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150th anniversary of the Victoria Cross.

John Glanfield. Bravest of the Brave: The Story of the Victoria Cross, Sutton publishing, hardback, ISBN 0750936959, 182 pp, 14.99 [pounds sterling].

A number of books have been published to coincide with the 150th anniversary of the institution of the Victoria Cross on 29 January 2006. I was delighted with Max Arthur's 686 page tome, Symbol of courage, that lists every recipient with details of the deeds that resulted in an award. General Sir Peter De la Billere was recently in Australia with his book Supreme courage that told in detail the stories of the some of the Victoria Cross recipients. And of course, I was pleased to be the author of Victoria Cross: Australia's finest and the battles they fought. Released in Britain before Christmas was John Glanfield's, Bravest of the Brave, which at 182 pages is the smallest of the four but certainly punches above it weight.

The book includes a detailed account of how the Victoria Cross was instituted. The Duke of Newcastle had raised the issue of a gallantry award for all ranks with Prince Albert but nothing came of the proposal. On 19 December 1854, Captain George Scobell MP raised the issue in the House of Commons and this was followed up by the Duke of Newcastle on 20 January 1855. Two days later Prince Albert enthusiastically replied supporting a new decoration. The Duke informed the House of Lords on 29 January that Her Majesty would institute a "Cross of Merit" open to all ranks. Although the Government fell the next day and the Duke lost office, the "Cross of Merit" evolved into the Victoria Cross. However, it was not until exactly a year after the House of Lords announcement that the Royal Warrant instituting the Victoria Cross was signed by Queen Victoria.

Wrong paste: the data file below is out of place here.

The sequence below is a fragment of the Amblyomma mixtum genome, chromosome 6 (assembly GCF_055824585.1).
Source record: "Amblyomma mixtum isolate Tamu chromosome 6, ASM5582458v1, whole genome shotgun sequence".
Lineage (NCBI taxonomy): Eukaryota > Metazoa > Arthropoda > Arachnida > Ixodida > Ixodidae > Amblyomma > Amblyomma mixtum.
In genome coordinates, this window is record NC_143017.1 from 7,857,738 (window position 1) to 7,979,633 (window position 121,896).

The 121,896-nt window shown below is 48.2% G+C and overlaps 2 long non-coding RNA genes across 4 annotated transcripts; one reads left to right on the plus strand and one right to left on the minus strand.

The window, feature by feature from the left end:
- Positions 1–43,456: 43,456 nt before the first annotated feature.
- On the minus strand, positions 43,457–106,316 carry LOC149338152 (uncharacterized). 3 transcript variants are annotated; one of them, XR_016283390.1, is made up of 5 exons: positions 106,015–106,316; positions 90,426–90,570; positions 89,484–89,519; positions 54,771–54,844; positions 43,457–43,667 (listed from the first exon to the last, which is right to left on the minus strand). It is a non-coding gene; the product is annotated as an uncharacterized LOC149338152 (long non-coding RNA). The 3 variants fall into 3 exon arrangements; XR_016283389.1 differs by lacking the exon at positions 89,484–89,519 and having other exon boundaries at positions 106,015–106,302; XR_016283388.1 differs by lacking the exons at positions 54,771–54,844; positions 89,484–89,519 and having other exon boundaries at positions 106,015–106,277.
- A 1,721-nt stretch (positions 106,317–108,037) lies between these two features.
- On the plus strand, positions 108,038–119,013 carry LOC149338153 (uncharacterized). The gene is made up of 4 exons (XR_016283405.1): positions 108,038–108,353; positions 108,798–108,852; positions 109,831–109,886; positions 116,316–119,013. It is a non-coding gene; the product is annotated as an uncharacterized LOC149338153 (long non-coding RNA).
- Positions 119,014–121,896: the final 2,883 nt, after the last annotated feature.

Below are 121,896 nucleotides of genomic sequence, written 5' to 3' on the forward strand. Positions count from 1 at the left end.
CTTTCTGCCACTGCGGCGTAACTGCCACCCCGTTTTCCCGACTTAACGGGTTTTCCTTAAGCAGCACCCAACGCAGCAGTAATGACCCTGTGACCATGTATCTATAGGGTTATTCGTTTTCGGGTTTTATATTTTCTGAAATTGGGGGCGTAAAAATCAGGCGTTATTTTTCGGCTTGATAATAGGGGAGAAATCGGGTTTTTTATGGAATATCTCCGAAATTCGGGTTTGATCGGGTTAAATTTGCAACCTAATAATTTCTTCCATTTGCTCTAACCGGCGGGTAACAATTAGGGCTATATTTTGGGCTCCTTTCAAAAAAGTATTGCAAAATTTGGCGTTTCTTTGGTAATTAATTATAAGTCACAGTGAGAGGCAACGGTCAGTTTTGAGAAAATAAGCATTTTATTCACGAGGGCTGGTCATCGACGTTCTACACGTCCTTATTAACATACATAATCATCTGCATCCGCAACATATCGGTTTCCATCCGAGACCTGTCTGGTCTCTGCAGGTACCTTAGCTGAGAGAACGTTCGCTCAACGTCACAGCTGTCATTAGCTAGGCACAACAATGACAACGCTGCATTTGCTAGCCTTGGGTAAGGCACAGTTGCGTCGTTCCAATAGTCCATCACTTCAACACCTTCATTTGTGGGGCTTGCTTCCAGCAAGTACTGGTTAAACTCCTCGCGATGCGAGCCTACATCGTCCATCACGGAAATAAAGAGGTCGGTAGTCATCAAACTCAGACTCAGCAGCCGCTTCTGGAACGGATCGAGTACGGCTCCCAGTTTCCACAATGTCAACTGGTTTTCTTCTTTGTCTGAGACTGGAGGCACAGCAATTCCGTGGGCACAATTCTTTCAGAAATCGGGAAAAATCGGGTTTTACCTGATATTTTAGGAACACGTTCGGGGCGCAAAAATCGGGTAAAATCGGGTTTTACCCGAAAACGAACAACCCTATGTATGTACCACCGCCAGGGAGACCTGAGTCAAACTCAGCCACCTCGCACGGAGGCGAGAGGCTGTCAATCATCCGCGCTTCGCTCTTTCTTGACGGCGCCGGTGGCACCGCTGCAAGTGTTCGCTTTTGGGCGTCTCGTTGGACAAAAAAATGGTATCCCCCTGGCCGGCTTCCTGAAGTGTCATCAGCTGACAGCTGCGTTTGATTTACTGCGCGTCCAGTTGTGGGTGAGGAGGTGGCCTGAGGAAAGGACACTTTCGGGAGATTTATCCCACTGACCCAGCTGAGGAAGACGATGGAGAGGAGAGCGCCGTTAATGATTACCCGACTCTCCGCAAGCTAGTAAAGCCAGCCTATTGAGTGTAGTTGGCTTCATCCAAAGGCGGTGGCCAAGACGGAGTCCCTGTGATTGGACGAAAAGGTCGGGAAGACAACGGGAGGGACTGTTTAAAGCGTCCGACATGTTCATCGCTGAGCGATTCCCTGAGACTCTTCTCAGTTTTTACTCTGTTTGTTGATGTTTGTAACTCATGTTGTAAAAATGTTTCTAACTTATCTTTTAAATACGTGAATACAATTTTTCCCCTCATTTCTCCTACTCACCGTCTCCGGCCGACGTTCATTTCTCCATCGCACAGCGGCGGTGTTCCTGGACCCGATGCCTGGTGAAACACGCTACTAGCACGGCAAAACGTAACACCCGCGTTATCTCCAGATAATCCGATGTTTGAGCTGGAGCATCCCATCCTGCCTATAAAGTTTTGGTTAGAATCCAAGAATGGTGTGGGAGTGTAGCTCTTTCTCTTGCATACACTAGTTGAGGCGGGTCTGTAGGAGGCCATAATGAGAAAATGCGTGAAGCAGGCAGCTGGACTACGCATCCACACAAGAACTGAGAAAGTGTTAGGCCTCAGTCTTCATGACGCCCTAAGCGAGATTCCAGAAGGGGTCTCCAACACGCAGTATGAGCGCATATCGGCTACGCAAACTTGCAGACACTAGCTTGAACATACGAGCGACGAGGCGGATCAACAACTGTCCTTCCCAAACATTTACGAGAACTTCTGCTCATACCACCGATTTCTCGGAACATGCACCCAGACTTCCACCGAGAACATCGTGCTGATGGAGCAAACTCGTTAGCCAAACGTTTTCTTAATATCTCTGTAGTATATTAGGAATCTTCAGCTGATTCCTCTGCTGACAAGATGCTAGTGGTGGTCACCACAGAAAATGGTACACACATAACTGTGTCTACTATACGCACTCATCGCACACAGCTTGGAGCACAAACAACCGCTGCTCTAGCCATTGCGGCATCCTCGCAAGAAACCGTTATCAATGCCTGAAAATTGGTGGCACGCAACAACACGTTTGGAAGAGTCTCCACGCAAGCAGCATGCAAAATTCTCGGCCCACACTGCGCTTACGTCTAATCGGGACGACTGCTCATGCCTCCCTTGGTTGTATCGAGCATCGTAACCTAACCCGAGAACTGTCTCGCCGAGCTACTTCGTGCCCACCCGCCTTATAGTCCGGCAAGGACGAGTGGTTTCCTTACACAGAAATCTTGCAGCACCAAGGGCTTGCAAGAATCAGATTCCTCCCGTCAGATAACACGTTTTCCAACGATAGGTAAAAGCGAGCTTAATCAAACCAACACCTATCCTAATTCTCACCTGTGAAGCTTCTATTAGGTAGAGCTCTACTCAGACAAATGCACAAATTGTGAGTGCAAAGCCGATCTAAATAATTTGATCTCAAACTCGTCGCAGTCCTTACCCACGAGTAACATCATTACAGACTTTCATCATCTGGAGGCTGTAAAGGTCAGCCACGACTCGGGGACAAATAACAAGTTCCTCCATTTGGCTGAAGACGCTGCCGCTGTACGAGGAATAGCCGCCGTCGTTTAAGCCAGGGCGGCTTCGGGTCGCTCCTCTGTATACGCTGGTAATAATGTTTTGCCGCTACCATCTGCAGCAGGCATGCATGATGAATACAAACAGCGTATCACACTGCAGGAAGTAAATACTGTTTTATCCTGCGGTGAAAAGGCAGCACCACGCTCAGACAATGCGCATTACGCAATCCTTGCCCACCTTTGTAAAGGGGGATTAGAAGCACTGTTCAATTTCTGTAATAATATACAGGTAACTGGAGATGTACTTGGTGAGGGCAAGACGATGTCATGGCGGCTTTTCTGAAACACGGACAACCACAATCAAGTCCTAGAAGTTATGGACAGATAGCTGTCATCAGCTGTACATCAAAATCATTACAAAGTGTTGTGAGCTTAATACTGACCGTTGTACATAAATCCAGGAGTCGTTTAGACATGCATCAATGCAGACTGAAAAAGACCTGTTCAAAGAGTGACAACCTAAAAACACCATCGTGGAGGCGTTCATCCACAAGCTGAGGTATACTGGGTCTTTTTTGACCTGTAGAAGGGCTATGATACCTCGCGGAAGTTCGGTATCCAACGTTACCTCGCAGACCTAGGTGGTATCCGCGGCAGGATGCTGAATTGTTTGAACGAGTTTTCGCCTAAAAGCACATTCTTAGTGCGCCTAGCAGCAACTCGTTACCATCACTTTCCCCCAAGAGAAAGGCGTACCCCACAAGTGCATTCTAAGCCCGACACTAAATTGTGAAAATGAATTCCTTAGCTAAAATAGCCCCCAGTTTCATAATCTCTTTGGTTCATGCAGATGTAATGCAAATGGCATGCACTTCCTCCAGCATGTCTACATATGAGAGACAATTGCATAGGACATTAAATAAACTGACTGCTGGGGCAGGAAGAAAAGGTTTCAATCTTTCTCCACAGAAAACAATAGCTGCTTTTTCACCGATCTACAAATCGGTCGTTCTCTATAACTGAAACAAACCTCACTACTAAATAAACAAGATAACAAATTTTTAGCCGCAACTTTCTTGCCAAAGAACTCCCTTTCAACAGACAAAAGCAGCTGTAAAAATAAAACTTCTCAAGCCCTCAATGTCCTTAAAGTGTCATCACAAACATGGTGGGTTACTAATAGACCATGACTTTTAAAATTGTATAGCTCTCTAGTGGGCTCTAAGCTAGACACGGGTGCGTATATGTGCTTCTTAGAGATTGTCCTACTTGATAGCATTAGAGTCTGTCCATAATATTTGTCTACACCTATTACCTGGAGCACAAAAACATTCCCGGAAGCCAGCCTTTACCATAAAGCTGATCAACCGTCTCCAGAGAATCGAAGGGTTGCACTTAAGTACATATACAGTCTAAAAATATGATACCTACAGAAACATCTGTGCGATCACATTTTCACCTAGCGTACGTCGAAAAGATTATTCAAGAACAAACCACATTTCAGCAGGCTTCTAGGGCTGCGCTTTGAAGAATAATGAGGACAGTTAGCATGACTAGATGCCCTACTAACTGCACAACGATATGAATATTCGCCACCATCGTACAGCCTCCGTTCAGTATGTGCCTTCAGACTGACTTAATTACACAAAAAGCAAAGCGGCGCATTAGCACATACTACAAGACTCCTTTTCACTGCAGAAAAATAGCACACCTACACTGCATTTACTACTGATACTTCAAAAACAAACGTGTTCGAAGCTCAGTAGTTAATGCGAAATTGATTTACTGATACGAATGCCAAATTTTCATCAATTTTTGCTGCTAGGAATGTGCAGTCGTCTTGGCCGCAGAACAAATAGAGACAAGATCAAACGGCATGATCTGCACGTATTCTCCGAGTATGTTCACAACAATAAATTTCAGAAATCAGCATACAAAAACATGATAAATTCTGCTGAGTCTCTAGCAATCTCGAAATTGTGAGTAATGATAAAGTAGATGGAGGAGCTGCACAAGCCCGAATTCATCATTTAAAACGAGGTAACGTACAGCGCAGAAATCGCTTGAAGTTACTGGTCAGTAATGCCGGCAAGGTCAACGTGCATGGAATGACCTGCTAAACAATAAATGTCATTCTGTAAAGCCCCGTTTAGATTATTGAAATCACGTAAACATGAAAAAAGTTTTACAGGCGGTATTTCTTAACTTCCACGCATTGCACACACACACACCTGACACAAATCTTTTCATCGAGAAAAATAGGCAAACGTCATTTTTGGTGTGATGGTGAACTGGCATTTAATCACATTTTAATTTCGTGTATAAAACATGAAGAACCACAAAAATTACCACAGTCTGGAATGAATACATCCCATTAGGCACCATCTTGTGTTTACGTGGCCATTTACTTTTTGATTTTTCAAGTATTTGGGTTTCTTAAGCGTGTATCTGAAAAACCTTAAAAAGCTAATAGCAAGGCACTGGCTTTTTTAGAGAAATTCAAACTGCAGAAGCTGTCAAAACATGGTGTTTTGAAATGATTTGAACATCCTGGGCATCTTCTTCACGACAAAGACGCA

New light is cast on the origins of the metal used in the production of the Victoria Cross. The author has reviewed all the published material on the metal used and I think his conclusions are well founded and will be regarded as authoritative until more information comes available. Other issues looked at the blank Victoria Cross under the foundation stone of the Netley Hospital and it is correctly noted that the Victoria Cross annuity is now 1495 [pounds sterling] The annuity was increased from 1300 [pounds sterling] to 1495 [pounds sterling] in 2002 but since there was no public statement about the increase most references and websites still quote 1300 [pounds sterling]. The two Australian surviving recipients are paid a Victoria Cross Allowance under the Veterans' Entitlements Act 1986.

Bravest of the Brave includes many stories of recipients and their deeds with a brief background outlining the wider engagement from the Crimean War to the present involvement in Iraq. The book is well illustrated with many personal accounts, colourful anecdotes and tales of the later fortunes of those who survived. I hope the book gets to Australia in the near future but I had the fortune to read and comment on a draft. I was pleased to endorse the book as "packed with revealing details'.
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Title Annotation:Bravest of the Brave: The Story of the Victoria Cross
Author:Staunton, Anthony
Article Type:Book review
Date:Mar 1, 2006
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